Here’s a case study for you: I have a customer, wonderful family, but they never remember their passwords. The husband is always changing them, in the vain belief that will keep them secure. He dutifully writes the passwords all down and stores them … somewhere … somewhere safe … Last time I was there it took him over 30 min to figure out where he hid the list. HOWEVER … and you just knew there was more to this story, didn’t you …. By the time he finds his list, I’ve already figured out what his passwords are. Now, changing your passwords periodically is an excellent idea, I do that myself. But it’s futile if you rotate the same easy to guess passwords. I usually try their kid’s names and birthdays (written on their computer calendar). If that doesn’t work, I whip through the usual “pAssw0rd”, their street address, “43215678” etc. And yes, I really do figure them out before he has his “EUREKA” moment.
Given the explosion of excellent password keepers that you can install on your phone/tablet and pc and synch between them, there really is no excuse. But I’ve discovered, lectures don’t do anything. I might as well write out what they need to do, roll the instructions up and smoke them for all the good it does. Some people either just don’t get the danger or they think there are bomb proof. And when I get that call I refrain from “I told you so” but honour the person with a knowing glare over the top of my glasses as we start the recovery process.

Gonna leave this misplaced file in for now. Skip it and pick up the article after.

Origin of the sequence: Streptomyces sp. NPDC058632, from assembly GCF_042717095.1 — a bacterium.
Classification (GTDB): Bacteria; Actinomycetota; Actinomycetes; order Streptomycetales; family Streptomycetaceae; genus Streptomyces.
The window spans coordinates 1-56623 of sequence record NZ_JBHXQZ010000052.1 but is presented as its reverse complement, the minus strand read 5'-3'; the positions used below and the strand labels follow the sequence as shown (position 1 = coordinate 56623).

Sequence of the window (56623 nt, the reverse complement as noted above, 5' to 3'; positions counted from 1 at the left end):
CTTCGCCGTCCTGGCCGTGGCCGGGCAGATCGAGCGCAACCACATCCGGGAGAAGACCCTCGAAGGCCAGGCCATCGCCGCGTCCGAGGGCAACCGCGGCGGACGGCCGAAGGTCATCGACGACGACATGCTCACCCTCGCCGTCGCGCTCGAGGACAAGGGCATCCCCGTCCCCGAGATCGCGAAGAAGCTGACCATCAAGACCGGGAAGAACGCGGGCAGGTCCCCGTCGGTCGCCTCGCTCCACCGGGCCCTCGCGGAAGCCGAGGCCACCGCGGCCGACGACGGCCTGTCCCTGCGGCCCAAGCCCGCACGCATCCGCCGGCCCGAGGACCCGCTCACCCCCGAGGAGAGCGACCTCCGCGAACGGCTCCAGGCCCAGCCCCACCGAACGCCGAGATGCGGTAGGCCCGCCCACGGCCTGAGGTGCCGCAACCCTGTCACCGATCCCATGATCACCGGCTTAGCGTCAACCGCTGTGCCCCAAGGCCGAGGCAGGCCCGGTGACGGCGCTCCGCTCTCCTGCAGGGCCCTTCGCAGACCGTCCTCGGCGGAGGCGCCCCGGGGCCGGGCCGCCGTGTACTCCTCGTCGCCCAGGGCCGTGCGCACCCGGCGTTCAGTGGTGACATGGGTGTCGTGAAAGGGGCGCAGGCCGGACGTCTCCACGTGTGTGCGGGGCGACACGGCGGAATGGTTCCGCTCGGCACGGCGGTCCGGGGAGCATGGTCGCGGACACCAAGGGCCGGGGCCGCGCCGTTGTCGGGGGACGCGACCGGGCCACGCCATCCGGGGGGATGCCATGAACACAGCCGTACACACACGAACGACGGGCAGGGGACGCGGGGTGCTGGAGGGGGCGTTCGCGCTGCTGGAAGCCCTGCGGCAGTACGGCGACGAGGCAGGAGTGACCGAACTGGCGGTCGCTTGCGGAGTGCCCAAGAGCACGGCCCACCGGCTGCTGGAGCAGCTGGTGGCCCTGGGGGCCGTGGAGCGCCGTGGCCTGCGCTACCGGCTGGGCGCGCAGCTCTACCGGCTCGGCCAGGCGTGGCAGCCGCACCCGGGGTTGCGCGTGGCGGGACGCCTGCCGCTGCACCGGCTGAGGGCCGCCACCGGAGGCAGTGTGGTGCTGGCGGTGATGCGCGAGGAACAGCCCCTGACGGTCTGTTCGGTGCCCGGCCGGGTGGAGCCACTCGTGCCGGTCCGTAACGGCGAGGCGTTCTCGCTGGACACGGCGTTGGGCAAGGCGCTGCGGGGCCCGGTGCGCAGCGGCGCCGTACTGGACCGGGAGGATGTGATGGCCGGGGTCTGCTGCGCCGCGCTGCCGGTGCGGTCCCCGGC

Here are some basic rules for password security:
- Get an encrypted password keeper. I use Password Padlock and synch the list between my devices. It automatically backs up the list to an encrypted file on my cloud account (not stored on anyone’s server) and when I make a change, it notifies me on my other devices to download the updated list.
- Make sure your password keeper has a feature that will create a password for you and make it completely random. It should also have the ability to include special characters. We’re creatures of habit, which means when we create our passwords, we tend to fall back on familiar names and numbers
- DON’T USE 123456 or PASSWORD as the access key to your new password keeper. Kind of defeats the purpose, don’t you think?
- Change your passwords periodically. The most important ones are your email, online banking and anything that holds private information.
- Don’t use the same password for your primary accounts. Don’t use your email password on your banking website. Pick unique passwords for each one. And don’t forget to change them periodically.
- If you don’t want to use a password keeper, create a system to track your passwords. The advice “never write them down” may be good from a security point of view, but entirely impractical from the user end. Who’s going to remember 60 or 70 passwords? Especially if they are completely randomized. That advice is arrogantly dismissive of how difficult it is to remember passwords.
- I have a customer who has the weirdest system I’ve ever seen. He writes his passwords down in a bizarre code that only he knows. Another one uses a password protected spreadsheet so she has one master password to remember.
Take a few basic steps and protect your data. Take some time to plan out your password – don’t rush picking it. Figure out a system that works for you and stick to it.
… oh and “monkeyboy”, “IamaGOD!”, “l0Vemachine” and your pet’s name are not good choices … trust me on this.